I’ve got a few appointments coming up with some ‘big’ doctors. They might not actually come up with anything at these appointments (lots of tests planned) but they’re ‘big’ ones in the sense that I won’t know more than they do about endocrine-y things- they’re the big bosses. That makes me sound like I don’t have much faith in my other doctors, who are also helpful, but I do spend a lot of time in some appointments explaining what my current diagnosis is and how it interacts with other bits of the body because they don’t understand it. Not really the way it’s supposed to work!
I get anxious about consultant appointments but not for the reasons you might think.
Getting ‘bad’ news
I’m not worried about bad news, in fact the best appointments I’ve had have been the ones where I’ve been given bad news. There’s actually something tangible to work with then! The one that stands out most in mind is where I got told I needed to make permanent life changes as my current life was killing me. It was a relief to hear this because it meant I had something I could work with and take control of rather than trying to keep it all going. If you feel sick already, you’re being told something you already know, it’s not a surprise.
So you might be thinking if I’m not anxious about the thing that most people get anxious about, what do I have to worry about? Basically, I have a similar level of anxiety to how people feel about having a big meeting with clients or when they’ve got a business trip planned: sense of anticipation, the desperate need for everything leading up to it to go well, stakes are high kind of feeling. Just like flying internationally, going to the hospital (for me) feels a logistical nightmare.
Getting up early
Most of my appointments are morning clinic ones, and even if they start at 11am, I still have to be up and functioning a lot earlier than normal. Which I struggle with. I also have to take tablets and eat at an earlier time, which messes with me for the next couple of days.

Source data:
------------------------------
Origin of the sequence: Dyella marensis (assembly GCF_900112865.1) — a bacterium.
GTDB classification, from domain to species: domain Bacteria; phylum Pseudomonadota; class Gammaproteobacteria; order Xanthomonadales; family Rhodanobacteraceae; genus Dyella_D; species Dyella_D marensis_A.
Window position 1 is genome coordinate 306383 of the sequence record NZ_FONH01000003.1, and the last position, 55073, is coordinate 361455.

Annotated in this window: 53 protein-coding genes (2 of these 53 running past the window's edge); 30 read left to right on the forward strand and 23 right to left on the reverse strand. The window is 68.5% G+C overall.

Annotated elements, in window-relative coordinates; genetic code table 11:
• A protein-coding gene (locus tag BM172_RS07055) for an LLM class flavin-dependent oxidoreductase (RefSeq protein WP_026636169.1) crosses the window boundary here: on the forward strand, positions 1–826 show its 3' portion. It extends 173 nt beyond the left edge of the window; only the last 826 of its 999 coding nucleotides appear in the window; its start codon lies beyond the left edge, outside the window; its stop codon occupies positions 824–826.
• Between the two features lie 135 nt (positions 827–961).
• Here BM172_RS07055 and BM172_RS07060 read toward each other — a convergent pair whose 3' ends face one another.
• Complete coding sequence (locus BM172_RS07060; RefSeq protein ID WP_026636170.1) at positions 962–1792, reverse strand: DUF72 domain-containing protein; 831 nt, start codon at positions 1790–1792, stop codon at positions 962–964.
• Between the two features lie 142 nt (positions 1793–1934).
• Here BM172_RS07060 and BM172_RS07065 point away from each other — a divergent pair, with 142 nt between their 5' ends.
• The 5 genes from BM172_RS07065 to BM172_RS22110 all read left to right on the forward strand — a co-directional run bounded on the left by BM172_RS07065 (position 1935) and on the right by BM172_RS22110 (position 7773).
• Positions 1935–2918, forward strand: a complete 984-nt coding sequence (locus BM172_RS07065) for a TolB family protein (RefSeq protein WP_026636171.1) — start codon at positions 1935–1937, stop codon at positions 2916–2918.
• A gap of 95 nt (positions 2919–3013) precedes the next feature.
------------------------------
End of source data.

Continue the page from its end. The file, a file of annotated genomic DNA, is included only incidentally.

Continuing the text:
Travelling to the appointment
I can’t get myself to the appointment which means I have to rely on someone else taking me. It’s not a big worry, it’s just another thing to factor in.
Getting to the appointment
Two things which tend to happen when I have to get up early is I need to wee every 10 minutes and I also get a terrible stomach ache. So the journey is usually uncomfortable for me.
Lots of people hate parking in hospitals because it’s one of the most irritating things in the world. There are never enough spaces and you have to leave an extra half an hour because it can take that long to find a space. But I also have to factor in I can’t walk far, and hospitals are about the only place your disabled badge is useless (because there are a lot of disabled people).
Walking to the appointment
I have to leave extra time to get from the car to the appointment because I’ll:
A) need the toilet so have to go there first
B) need a few rests to get to the right department
C) want to leave time to cool down because I’ll be sweating a lot by now and don’t want to see my doctor looking that disgusting
D) I’ll drink a lot of water to cool down so I’ll need to go to the toilet again. The more I walk to the toilet, the more hot I get, so I drink more water…
Sometimes I use a wheelchair but they’re like gold dust.